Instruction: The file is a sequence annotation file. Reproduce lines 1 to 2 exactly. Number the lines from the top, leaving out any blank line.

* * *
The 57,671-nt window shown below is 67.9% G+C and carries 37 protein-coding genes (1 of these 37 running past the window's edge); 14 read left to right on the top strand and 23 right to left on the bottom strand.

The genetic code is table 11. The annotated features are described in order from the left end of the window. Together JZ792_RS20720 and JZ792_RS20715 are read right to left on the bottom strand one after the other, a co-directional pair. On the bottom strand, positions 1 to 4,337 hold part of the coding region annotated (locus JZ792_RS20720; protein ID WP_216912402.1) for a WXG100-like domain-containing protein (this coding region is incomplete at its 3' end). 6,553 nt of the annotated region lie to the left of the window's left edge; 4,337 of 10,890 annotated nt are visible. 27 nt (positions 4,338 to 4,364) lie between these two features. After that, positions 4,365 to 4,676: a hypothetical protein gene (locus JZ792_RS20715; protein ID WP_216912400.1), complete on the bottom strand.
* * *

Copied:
The 57,671-nt window shown below is 67.9% G+C and carries 37 protein-coding genes (1 of these 37 running past the window's edge); 14 read left to right on the top strand and 23 right to left on the bottom strand.

The genetic code is table 11. The annotated features are described in order from the left end of the window. Together JZ792_RS20720 and JZ792_RS20715 are read right to left on the bottom strand one after the other, a co-directional pair. On the bottom strand, positions 1 to 4,337 hold part of the coding region annotated (locus JZ792_RS20720; protein ID WP_216912402.1) for a WXG100-like domain-containing protein (this coding region is incomplete at its 3' end). 6,553 nt of the annotated region lie to the left of the window's left edge; 4,337 of 10,890 annotated nt are visible. 27 nt (positions 4,338 to 4,364) lie between these two features. After that, positions 4,365 to 4,676: a hypothetical protein gene (locus JZ792_RS20715; protein ID WP_216912400.1), complete on the bottom strand.